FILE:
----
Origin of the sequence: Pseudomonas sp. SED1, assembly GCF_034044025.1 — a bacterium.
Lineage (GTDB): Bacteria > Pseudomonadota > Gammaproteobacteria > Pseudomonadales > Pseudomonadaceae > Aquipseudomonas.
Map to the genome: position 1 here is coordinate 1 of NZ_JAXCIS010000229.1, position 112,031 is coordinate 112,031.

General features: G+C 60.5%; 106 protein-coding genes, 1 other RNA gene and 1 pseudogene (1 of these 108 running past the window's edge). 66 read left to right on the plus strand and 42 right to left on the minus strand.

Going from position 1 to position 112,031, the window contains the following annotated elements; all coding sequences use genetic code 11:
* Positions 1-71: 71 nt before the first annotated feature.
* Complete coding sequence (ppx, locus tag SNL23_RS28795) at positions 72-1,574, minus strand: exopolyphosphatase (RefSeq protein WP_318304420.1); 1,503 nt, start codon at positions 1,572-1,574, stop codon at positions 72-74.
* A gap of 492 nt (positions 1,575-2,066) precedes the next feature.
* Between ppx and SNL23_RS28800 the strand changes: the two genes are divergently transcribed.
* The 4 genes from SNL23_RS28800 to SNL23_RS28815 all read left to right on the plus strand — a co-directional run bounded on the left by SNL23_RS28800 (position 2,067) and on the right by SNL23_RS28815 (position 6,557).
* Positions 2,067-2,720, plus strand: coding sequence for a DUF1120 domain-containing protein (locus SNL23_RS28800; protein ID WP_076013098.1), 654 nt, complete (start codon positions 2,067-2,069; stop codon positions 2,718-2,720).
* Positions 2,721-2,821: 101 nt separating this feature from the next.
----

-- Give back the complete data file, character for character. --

Origin of the sequence: Pseudomonas sp. SED1, assembly GCF_034044025.1 — a bacterium.
Lineage (GTDB): Bacteria > Pseudomonadota > Gammaproteobacteria > Pseudomonadales > Pseudomonadaceae > Aquipseudomonas.
Map to the genome: position 1 here is coordinate 1 of NZ_JAXCIS010000229.1, position 112,031 is coordinate 112,031.

General features: G+C 60.5%; 106 protein-coding genes, 1 other RNA gene and 1 pseudogene (1 of these 108 running past the window's edge). 66 read left to right on the plus strand and 42 right to left on the minus strand.

Going from position 1 to position 112,031, the window contains the following annotated elements; all coding sequences use genetic code 11:
* Positions 1-71: 71 nt before the first annotated feature.
* Complete coding sequence (ppx, locus tag SNL23_RS28795) at positions 72-1,574, minus strand: exopolyphosphatase (RefSeq protein WP_318304420.1); 1,503 nt, start codon at positions 1,572-1,574, stop codon at positions 72-74.
* A gap of 492 nt (positions 1,575-2,066) precedes the next feature.
* Between ppx and SNL23_RS28800 the strand changes: the two genes are divergently transcribed.
* The 4 genes from SNL23_RS28800 to SNL23_RS28815 all read left to right on the plus strand — a co-directional run bounded on the left by SNL23_RS28800 (position 2,067) and on the right by SNL23_RS28815 (position 6,557).
* Positions 2,067-2,720, plus strand: coding sequence for a DUF1120 domain-containing protein (locus SNL23_RS28800; protein ID WP_076013098.1), 654 nt, complete (start codon positions 2,067-2,069; stop codon positions 2,718-2,720).
* Positions 2,721-2,821: 101 nt separating this feature from the next.